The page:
Showbiz Sandbox 218: Reports of Hollywood’s Demise Are Greatly Exaggerated
December 23, 2013
Beating up on the film business seems to be all the rage lately, as witnessed by the New York Times recently suggesting the industry was in “survival mode”. Yet the worldwide box office is about to break another all-time record and home video revenue actually went up in 2012. With grosses rising in several sectors, including television, why is there still a debate over the health of the business?
Speaking of debates, just about everyone this past week seemed to have an opinion about the controversial comments made by Phil Robertson, the 67-year-old patriarch of the family that runs the Louisiana hunting supply company depicted in the A&E reality series “Duck Dynasty”. Was the network too quick in their response by suspending Robertson?
Amazon and Target also acted quickly this past week when they announced they would not be selling physical copies of Beyoncé’s latest album after, in a surprise move just days before, she released it exclusively on iTunes.
Of course, we also cover the week’s top entertainment news stories including the end of Katie Couric’s daytime talk show, Shia LaBeouf’s plagiarism and how talent agencies are relying on sports to grow their business.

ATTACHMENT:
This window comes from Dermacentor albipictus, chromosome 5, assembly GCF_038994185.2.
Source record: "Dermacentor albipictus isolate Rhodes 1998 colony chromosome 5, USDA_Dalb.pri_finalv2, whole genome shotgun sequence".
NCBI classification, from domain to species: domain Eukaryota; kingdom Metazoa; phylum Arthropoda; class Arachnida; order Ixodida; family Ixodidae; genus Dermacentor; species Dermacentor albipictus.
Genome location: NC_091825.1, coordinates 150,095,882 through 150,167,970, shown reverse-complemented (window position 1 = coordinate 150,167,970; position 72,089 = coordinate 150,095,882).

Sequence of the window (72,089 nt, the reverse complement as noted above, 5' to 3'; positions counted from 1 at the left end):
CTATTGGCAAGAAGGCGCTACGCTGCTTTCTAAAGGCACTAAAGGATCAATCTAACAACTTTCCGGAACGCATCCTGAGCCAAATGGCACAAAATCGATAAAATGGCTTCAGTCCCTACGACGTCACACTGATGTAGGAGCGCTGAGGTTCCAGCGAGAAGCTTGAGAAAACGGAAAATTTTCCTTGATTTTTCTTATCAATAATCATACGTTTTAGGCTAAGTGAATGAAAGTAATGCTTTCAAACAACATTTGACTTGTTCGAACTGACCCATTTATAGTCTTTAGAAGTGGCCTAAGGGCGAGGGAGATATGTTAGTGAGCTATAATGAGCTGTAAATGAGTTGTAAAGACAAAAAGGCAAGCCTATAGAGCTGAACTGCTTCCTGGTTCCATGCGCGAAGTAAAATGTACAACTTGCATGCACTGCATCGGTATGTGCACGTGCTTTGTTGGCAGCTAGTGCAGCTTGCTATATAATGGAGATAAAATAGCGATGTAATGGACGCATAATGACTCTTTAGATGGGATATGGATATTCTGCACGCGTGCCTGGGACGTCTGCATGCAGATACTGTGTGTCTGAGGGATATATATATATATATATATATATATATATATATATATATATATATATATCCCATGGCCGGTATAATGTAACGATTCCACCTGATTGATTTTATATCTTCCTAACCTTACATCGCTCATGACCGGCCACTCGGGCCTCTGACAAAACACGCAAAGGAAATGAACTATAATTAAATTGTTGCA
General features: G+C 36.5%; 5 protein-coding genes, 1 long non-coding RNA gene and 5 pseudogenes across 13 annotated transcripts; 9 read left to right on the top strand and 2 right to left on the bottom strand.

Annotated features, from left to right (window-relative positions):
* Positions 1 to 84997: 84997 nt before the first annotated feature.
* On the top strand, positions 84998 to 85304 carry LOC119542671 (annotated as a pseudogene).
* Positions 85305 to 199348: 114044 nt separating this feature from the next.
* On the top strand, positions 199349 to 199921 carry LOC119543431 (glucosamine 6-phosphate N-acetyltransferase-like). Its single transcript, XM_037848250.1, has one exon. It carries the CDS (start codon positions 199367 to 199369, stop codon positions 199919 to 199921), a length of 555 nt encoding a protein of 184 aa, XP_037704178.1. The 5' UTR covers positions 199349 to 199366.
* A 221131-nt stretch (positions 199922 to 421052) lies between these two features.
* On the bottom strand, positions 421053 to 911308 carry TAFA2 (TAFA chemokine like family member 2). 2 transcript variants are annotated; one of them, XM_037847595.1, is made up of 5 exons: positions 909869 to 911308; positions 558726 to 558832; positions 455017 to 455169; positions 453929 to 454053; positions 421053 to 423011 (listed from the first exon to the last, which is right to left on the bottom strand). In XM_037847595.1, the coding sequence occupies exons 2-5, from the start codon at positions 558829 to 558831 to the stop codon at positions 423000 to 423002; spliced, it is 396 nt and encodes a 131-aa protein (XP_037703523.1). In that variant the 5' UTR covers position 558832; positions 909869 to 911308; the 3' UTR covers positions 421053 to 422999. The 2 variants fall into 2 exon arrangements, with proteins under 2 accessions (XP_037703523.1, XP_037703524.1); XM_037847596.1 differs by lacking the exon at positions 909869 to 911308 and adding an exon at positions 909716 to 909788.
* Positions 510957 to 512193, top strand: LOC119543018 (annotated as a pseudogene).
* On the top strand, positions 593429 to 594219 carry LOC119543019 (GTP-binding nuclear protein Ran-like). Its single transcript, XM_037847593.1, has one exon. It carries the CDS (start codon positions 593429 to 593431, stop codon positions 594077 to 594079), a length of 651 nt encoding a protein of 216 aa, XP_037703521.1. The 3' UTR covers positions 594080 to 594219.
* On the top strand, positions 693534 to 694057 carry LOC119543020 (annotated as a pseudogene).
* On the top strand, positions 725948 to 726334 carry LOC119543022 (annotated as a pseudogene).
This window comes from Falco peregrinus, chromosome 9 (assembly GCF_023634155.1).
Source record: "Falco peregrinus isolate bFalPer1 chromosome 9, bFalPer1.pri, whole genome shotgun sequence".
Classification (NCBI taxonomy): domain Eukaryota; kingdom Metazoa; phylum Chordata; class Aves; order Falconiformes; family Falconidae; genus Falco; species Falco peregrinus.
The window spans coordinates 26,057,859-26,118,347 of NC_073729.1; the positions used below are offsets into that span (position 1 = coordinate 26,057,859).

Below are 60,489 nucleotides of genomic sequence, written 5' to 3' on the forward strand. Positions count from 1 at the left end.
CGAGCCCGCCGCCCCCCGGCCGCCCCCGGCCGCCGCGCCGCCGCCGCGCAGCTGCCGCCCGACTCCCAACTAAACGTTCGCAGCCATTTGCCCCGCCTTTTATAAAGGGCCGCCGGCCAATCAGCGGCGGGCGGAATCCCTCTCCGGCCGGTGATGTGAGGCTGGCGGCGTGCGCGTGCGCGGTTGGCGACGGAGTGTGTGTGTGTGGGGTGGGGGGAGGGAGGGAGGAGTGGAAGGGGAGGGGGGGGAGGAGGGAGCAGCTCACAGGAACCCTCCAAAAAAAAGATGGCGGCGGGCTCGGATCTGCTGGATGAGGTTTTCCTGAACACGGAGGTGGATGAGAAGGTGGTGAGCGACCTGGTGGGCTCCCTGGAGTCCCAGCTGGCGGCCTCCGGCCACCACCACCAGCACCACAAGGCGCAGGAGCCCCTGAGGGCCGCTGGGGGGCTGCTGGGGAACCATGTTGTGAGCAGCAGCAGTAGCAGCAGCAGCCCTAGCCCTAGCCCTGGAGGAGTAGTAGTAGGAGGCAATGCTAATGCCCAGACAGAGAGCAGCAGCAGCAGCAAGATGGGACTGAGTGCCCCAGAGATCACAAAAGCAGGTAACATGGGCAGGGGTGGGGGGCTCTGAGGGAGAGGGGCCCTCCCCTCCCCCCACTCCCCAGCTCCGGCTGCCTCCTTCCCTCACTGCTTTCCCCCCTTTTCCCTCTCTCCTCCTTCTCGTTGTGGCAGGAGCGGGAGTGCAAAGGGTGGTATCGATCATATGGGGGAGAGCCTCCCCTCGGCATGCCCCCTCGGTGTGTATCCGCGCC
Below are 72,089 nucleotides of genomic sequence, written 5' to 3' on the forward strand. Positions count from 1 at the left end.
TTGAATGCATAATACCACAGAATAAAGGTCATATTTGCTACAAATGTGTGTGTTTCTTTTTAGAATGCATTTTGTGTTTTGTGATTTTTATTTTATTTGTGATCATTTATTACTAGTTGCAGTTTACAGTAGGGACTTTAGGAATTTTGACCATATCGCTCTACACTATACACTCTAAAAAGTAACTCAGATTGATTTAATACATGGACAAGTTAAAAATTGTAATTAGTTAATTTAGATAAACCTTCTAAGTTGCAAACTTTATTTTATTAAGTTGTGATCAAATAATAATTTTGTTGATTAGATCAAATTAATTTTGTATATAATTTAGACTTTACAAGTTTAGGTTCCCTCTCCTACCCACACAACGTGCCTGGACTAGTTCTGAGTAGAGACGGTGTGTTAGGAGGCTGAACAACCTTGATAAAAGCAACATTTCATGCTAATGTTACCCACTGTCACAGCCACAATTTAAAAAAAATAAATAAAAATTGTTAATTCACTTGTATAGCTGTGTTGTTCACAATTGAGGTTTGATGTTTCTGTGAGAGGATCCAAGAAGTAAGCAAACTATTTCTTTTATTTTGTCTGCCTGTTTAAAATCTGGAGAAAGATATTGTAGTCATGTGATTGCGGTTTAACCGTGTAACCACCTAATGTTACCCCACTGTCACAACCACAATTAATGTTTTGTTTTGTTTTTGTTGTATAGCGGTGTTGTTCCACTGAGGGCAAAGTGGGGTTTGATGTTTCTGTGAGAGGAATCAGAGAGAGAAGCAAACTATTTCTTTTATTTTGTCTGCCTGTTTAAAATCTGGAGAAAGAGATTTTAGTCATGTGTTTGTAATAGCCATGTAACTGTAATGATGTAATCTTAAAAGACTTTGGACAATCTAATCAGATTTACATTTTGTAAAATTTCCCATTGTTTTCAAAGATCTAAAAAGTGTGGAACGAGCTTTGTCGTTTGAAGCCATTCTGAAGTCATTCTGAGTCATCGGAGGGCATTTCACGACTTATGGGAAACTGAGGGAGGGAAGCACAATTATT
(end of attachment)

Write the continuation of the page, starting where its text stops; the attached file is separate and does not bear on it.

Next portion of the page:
‘Dhoom 3’ Early Global Hit, Eyeing $25 Million-Plus Opening
DreamWorks Animation: ‘Turbo’ Will Turn a Profit and Digital Sales Are Up
‘Fast & Furious 7’ Gets New Release Date
Strong Profit Margin at Paramount Pictures Underlines a Hollywood Shift
‘Duck Dynasty’ Family: ‘We Cannot Imagine the Show’ Without Phil Robertson
Fans Criticize Move To Suspend “Duck Dynasty” Star
Duck Dynasty and Walmart Sales Skyrocket
‘Duck Dynasty’ Backlash Spotlights An Uneasy Reality In TV Industry
Barry Diller’s IAC Responds to ‘Outrageous’ AIDS Tweet From PR Exec’s Account
Target Not Selling Beyonce’s New Album
Amazon Will Not Sell Physical Copies of Beyoncé’s New Album, Either
J.K. Rowling To Co-produce Magical New Stage Play Based On Harry Potter
Melville House, Dan Clowes Plan Response to Labeouf Plagiarism
Shia LaBeouf Apologizes After Plagiarizing Artist Daniel Clowes For His New Short Film
Xbox’s First Original Show: Docuseries From Oscar Winner
Unreleased 1963 Beatles Tracks Hit iTunes Ahead of Copyright Deadline
Katie Couric Talk Show Officially Canceled
TV Ratings: ‘X Factor’ Finale Falls 45 Percent From 2012
Sony Hires Superstar Writers to Expand ‘Spider-Man’ Universe
‘Despicable Me 2’ Enjoys Largest First-Week Digital Sales Ever
Publishers to Bring Out Sequel to Stieg Larsson’s ‘Dragon Tattoo’ Books
Brash Agent at William Morris Extends Reach in IMG Merger